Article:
I was born and raised in Massa, a town in the beautiful region of Tuscany, Italy. Enclosed between the Apuan Alps Mountains (famous all over the world for their prestigious white marble) and the Mediterranean Sea, Massa is a quiet, provincial town with 60 thousand inhabitants. In spite of our small population, it’s incredible the amount of talented people who play there. There are more than ten music schools, countless bands, singers, musicians and teachers. We even have the great Massa and Carrara Orchestra, who recently played with many popular Italian acts and big international names like Sting, Kylie Minogue, Andrea Bocelli, Mario Biondi, and Giovanni Allevi. Growing up in such a stimulating musical environment and collaborating with so many young artists was absolutely crucial for my artistic growth.
My road from Massa to Boston passes through another beautiful Italian city, Perugia, where I won a scholarship for Berklee during the Umbria Jazz Festival. There, I met Joey Blake for the first time. Donna McElroy invited him to one of her lessons where he introduced us to the circle songs and after that day, my conception of singing and using the voice forever changed. I was completely amazed, I felt an overwhelming sense of emotion and joy, almost spiritual like. It was as if I was coming in touch with my soul for the very first time.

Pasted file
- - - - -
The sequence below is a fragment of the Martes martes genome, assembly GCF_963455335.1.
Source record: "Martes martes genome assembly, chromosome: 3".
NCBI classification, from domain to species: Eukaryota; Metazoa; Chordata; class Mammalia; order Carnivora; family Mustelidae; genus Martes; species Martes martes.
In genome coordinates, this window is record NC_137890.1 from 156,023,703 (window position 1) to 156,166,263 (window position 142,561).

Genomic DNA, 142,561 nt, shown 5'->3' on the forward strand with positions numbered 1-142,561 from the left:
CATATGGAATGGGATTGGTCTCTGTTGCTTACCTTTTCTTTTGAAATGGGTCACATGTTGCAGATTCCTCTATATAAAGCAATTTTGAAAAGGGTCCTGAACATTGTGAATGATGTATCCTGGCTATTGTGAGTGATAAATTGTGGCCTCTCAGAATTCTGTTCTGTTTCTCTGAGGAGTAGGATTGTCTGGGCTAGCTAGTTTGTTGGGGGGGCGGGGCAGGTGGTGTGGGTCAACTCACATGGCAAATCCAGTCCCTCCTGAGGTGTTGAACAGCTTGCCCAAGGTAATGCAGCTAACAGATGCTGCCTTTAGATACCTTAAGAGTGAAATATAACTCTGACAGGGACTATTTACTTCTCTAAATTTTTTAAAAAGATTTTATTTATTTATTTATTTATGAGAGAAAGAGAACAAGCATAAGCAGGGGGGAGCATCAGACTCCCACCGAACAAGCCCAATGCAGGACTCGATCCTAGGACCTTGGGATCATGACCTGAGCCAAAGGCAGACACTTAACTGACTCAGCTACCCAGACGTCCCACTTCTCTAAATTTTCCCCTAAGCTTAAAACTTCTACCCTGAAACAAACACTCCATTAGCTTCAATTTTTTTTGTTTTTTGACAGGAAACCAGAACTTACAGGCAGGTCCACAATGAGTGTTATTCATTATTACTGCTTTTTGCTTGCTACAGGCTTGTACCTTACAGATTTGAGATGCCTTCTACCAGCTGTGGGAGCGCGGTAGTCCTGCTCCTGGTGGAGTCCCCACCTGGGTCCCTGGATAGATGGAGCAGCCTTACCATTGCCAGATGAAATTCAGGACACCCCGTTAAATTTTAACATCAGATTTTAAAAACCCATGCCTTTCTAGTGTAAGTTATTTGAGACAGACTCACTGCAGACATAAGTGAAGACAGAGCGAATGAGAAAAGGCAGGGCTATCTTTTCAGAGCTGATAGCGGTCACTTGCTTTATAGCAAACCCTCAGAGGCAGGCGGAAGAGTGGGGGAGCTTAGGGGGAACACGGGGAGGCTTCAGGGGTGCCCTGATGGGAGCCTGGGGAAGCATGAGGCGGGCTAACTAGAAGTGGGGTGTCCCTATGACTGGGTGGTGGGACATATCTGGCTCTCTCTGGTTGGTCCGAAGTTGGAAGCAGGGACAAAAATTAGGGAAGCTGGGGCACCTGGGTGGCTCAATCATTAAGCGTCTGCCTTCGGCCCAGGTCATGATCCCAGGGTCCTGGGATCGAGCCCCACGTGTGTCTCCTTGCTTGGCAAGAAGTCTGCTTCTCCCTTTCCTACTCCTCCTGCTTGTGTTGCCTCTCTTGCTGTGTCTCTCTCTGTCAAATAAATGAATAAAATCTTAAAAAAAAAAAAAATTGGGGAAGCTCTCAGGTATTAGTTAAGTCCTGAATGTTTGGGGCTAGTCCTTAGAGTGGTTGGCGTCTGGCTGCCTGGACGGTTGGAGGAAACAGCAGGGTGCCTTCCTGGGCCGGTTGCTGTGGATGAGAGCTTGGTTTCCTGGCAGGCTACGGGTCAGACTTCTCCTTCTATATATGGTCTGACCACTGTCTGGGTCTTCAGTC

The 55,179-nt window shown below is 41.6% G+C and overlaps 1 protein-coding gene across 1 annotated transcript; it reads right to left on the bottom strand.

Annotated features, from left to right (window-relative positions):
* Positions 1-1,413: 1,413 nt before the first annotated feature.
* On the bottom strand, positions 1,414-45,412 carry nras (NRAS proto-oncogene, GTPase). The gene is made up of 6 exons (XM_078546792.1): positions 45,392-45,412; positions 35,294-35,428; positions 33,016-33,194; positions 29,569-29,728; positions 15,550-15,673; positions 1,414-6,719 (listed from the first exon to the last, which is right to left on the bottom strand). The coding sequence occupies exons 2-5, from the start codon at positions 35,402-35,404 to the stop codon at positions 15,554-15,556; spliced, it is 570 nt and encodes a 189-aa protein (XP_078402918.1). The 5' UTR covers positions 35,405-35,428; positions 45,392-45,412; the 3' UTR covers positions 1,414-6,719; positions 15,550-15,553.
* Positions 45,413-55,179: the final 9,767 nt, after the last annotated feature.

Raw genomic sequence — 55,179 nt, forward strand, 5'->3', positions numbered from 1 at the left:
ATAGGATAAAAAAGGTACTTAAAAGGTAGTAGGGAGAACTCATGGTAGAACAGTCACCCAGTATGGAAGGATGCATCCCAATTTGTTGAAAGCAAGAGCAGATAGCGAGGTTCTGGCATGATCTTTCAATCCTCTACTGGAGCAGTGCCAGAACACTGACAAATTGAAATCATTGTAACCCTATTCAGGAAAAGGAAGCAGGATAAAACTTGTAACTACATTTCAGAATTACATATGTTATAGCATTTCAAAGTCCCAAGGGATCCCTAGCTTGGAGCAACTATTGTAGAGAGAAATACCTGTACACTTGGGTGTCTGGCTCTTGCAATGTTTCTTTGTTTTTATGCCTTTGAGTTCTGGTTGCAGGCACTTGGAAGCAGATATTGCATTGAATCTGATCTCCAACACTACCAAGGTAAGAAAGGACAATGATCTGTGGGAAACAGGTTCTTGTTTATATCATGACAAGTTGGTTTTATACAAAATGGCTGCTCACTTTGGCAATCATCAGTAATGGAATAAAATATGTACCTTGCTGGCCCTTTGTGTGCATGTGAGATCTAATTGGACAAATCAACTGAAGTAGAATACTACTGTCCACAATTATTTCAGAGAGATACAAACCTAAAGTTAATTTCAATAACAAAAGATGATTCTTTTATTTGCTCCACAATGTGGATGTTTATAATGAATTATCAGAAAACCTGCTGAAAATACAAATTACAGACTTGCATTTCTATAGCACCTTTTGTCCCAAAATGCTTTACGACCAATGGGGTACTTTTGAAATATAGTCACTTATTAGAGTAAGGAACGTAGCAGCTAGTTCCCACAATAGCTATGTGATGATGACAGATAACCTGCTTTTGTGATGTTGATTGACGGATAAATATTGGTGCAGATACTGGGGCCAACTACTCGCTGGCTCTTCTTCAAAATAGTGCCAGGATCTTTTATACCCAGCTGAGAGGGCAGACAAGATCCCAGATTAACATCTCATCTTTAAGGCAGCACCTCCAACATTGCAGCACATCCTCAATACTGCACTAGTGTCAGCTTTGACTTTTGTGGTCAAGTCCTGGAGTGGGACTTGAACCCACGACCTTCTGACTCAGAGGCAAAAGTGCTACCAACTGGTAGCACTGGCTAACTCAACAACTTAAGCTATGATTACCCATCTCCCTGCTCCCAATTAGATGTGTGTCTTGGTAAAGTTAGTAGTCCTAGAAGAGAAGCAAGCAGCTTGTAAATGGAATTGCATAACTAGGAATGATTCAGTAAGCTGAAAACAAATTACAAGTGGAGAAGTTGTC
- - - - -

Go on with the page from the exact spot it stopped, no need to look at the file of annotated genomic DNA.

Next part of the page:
As soon as I got to Boston I knew that I wanted to repeat that experience again, so I signed up for the Circle Song Choir course that Joey teaches at Berklee. The more I attended the class, the more I knew I wanted my Italian peers, singers and musicians, to try it too. I worked in music schools for years and I always thought that one of the things that those kids need the most is to expand their musical horizons, that today seem to be limited by talent shows and TV stars. I know Joey Blake is often in Italy, performing and holding clinics, and I was about to go there in June, gigging and promoting my musical project, Perfect Mark. After conferring with him, we decided to organize a circle song lesson in the best vocal academy in Massa, called Play the Voice. This school focuses on modern singing techniques from all genres and was founded and directed by Elena Cirillo. Joey was very happy to come and he even invited me to gig with him, which flattered me a great deal and left me with a combination of excitement and nervousness.
So the last week of June I was in my hometown with my guitarist from Berklee, Vinicius Da Silva, when Joey came to stay at my place for four days. Everything that followed surpassed my expectations. Staying with Joey was a learning experience that went beyond music. He is such a wise and deep person that after listening to his stories and talking with him extensively, you can’t help but absorb important lessons about life. His sense of humor, kindness and easy-going personality made everybody fall in love with him.